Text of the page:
The late Robert Fry’s widow, Christine, has let me have some of Robert’s papers and photographs, and among these was a photo of First World War wounded soldiers at the Rectory.
No-one had ever heard of the Rectory being used as a Voluntary Aid Detachment (VAD) hospital and despite asking a number of people nothing turned up. I accessed a website detailing VAD hospitals and again, nothing turned up about the Rectory, so I was stumped.
I approached Lt. Col. Geoffrey Vesey Holt (Retired) MBE who is a member of the Danehill Parish Historical Society and is a specialist in researching about First and Second World War events. He told me the following:-
"As you will no doubt have already worked out the picture is of convalescing Other Ranks (the First World War term for soldiers who were not commissioned officers). They are wearing what I think (certain for the darker probably khaki coloured jackets) is the special convalescent uniform (the lighted coloured version is puzzling but was probably a summer variant). They are wearing ties which were only worn by officers and convalescent soldiers. The rear left hand soldier was a corporal (two stripe) and the soldier in front of him was a lance corporal. The rest appear to be soldiers. At least one of them belonged to a Scottish regiment and although I cannot make out the individual regiments from their cap badge there is a variety of cap badges.
Once they had recovered they would have had on the left hand sleeve of their jacket a cloth wound stripe to show that they had been wounded in combat. One very brave officer in the Tank Corps had at least five such stripes.”
A military website couldn’t help - so where to find out more? I then received a batch of further postcards - taken at the Rectory, but this time depicting a very colourful fete. Was there a connection? I accessed newspaper articles and from the Mid Sussex Times of 12th September 1916 I found the answer. Yes, there most definitely was a connection.
The write-up about the fete is as follows:- "A garden fete in aid of the British Red Cross Funds was held in the grounds of the Rectory at Horsed Keynes on Wednesday. The fete was well advertised in the surrounding villages, as well as in Horsted Keynes by Mr C Bingham and Mr R Baker, who paraded the locality in fancy dress with a vehicle bedecked with flags and drawn by a donkey, Mr Bingham making a good John Bull.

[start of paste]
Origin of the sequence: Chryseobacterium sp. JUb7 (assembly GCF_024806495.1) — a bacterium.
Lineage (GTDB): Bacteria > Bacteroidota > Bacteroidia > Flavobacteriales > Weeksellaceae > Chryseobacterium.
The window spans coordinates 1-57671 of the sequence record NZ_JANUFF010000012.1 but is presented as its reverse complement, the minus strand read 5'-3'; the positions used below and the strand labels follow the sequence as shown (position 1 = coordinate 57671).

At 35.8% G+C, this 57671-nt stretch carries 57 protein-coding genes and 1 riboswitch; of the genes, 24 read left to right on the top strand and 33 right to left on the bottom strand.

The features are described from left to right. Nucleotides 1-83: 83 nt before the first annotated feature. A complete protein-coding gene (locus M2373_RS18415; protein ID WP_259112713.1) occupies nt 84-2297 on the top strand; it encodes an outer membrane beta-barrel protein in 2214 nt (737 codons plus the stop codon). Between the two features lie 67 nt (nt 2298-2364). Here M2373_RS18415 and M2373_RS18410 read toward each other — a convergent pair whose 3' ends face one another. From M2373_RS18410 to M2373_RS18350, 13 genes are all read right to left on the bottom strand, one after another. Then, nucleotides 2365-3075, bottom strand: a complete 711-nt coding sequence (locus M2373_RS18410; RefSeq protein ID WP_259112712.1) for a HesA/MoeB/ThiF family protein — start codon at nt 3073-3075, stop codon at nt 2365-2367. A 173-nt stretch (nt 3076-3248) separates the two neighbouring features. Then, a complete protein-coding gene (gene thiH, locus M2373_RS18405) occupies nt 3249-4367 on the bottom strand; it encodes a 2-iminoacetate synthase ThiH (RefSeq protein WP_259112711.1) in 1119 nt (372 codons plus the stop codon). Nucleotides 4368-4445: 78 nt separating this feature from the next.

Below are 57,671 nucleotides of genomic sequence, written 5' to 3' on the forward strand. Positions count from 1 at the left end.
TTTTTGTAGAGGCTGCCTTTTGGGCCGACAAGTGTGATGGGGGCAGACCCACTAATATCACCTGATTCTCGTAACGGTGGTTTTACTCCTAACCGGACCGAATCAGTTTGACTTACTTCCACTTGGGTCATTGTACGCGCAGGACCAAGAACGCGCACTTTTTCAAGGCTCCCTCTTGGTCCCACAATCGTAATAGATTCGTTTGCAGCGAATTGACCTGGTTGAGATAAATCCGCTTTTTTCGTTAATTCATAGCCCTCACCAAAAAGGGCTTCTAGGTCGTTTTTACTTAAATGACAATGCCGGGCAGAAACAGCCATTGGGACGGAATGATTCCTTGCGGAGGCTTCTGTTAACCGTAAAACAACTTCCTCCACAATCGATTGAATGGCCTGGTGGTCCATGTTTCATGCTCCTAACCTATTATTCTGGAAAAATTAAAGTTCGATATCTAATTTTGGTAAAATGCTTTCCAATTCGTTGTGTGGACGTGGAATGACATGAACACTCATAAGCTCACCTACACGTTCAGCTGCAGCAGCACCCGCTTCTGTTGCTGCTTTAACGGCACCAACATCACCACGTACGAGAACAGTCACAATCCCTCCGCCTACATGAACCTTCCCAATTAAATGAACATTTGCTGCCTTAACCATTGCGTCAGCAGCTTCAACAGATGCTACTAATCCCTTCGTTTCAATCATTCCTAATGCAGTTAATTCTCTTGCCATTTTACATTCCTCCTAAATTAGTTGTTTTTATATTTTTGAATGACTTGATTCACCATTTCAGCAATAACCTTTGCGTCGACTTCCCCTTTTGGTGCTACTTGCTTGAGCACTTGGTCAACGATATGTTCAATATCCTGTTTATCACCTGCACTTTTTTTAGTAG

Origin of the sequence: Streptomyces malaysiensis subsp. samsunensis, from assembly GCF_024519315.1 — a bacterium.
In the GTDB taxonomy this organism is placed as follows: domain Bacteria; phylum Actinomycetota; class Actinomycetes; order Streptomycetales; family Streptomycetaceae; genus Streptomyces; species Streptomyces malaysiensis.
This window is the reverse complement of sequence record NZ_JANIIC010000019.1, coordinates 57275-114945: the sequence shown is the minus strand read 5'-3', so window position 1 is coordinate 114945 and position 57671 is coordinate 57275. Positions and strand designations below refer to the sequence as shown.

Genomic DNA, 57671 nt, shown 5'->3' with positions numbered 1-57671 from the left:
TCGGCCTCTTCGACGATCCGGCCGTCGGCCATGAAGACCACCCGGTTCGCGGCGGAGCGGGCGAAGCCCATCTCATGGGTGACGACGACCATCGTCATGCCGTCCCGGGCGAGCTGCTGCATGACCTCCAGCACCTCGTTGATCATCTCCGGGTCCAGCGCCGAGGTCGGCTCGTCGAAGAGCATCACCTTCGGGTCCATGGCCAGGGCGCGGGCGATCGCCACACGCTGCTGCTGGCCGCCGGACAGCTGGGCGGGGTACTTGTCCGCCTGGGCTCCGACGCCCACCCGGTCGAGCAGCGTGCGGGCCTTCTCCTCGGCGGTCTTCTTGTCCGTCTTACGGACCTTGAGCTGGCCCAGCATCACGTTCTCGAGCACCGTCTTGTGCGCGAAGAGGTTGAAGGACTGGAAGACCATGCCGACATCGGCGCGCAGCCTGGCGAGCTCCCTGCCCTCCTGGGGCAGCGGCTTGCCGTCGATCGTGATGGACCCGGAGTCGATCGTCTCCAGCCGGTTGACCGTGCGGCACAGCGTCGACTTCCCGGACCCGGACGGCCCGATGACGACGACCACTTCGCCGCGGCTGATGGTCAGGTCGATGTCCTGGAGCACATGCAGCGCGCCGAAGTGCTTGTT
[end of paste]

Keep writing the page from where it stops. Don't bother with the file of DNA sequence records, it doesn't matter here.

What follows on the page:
The amusements began with a flower pot race, which was very amusing, as competitors had to walk on two flower pots, one of which they had to move at each step while standing with one foot on the other. Master Norman Lester was winner of this race. A second race was won by Mark Martin.
This was followed by a pretty decorated bicycle parade, the riders being in fancy dress. The success of each competitor was decided by votes, as follows:- Kenneth Remmer [India], 1; Miss Naida Lester [Highlander], 10; Dennis Remmer [Scotch soldier], 1; James Wooberry [farmer’s boy], 11; Fraser Wilson [jester], 6; Miss Alison Wilson [sunflower], 4; Neill Lester [clown] 9, ; Norman Lester [Presso], 6.
The photo right, shows definitely the clown and, I think, then the Scottish Highlander with the farmer’s boy on the far right hand side. The next photo is another view of the contestants and I think you can probably make out the jester, and on the far right the Highlander.
In the first photo on the left is a distinguished gentleman with a long white beard - he also appears in another photo.
A tortoise race by the same competitors was won by Neill Lester, and a slow race by Dennis Remmer.
Here’s where the connection with wounded soldiers comes in. The newspaper article says “Then there were a baby show and a beauty competition, the competitors being members of the local Volunteers and wounded soldiers from Wych Cross Military Hospital. Their comic dress caused much merriment.”
In this photo John Bull is in the foreground, and to his right are, I think, soldiers in fancy dress. Is that the Rev. Stenton Eardley lurking in the background to the left, just behind the donkey in the first photo? The second photo is somewhat similar, but shows a fairly tall and heavy person on the poor donkey.